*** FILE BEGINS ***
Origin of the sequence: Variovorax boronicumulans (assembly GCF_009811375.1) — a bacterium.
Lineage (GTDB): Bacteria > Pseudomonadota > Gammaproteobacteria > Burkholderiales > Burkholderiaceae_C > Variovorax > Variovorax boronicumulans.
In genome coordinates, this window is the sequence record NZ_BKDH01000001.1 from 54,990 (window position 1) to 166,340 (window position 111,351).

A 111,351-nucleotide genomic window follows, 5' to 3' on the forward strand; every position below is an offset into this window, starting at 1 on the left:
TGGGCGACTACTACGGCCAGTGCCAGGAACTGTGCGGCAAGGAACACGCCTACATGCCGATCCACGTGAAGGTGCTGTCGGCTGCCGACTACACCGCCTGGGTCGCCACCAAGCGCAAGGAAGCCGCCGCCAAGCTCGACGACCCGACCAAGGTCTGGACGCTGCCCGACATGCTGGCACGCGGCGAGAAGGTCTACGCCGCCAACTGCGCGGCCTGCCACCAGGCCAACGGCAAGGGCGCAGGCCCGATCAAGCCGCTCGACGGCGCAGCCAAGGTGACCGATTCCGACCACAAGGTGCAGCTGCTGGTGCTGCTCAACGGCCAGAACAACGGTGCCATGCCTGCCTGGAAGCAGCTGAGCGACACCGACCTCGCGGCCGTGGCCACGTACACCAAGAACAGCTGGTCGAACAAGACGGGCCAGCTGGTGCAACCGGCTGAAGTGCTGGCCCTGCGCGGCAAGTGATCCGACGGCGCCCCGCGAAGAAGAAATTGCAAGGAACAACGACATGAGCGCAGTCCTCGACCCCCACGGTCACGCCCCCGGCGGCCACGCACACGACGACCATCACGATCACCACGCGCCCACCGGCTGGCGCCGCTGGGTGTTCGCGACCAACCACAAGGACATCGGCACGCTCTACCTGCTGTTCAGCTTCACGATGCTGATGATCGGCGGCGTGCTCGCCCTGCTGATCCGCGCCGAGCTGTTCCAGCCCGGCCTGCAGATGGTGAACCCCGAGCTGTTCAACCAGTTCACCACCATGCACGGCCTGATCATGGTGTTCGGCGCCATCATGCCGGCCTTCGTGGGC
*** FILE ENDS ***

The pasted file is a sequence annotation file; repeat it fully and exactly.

Origin of the sequence: Variovorax boronicumulans (assembly GCF_009811375.1) — a bacterium.
Lineage (GTDB): Bacteria > Pseudomonadota > Gammaproteobacteria > Burkholderiales > Burkholderiaceae_C > Variovorax > Variovorax boronicumulans.
In genome coordinates, this window is the sequence record NZ_BKDH01000001.1 from 54,990 (window position 1) to 166,340 (window position 111,351).

A 111,351-nucleotide genomic window follows, 5' to 3' on the forward strand; every position below is an offset into this window, starting at 1 on the left:
TGGGCGACTACTACGGCCAGTGCCAGGAACTGTGCGGCAAGGAACACGCCTACATGCCGATCCACGTGAAGGTGCTGTCGGCTGCCGACTACACCGCCTGGGTCGCCACCAAGCGCAAGGAAGCCGCCGCCAAGCTCGACGACCCGACCAAGGTCTGGACGCTGCCCGACATGCTGGCACGCGGCGAGAAGGTCTACGCCGCCAACTGCGCGGCCTGCCACCAGGCCAACGGCAAGGGCGCAGGCCCGATCAAGCCGCTCGACGGCGCAGCCAAGGTGACCGATTCCGACCACAAGGTGCAGCTGCTGGTGCTGCTCAACGGCCAGAACAACGGTGCCATGCCTGCCTGGAAGCAGCTGAGCGACACCGACCTCGCGGCCGTGGCCACGTACACCAAGAACAGCTGGTCGAACAAGACGGGCCAGCTGGTGCAACCGGCTGAAGTGCTGGCCCTGCGCGGCAAGTGATCCGACGGCGCCCCGCGAAGAAGAAATTGCAAGGAACAACGACATGAGCGCAGTCCTCGACCCCCACGGTCACGCCCCCGGCGGCCACGCACACGACGACCATCACGATCACCACGCGCCCACCGGCTGGCGCCGCTGGGTGTTCGCGACCAACCACAAGGACATCGGCACGCTCTACCTGCTGTTCAGCTTCACGATGCTGATGATCGGCGGCGTGCTCGCCCTGCTGATCCGCGCCGAGCTGTTCCAGCCCGGCCTGCAGATGGTGAACCCCGAGCTGTTCAACCAGTTCACCACCATGCACGGCCTGATCATGGTGTTCGGCGCCATCATGCCGGCCTTCGTGGGC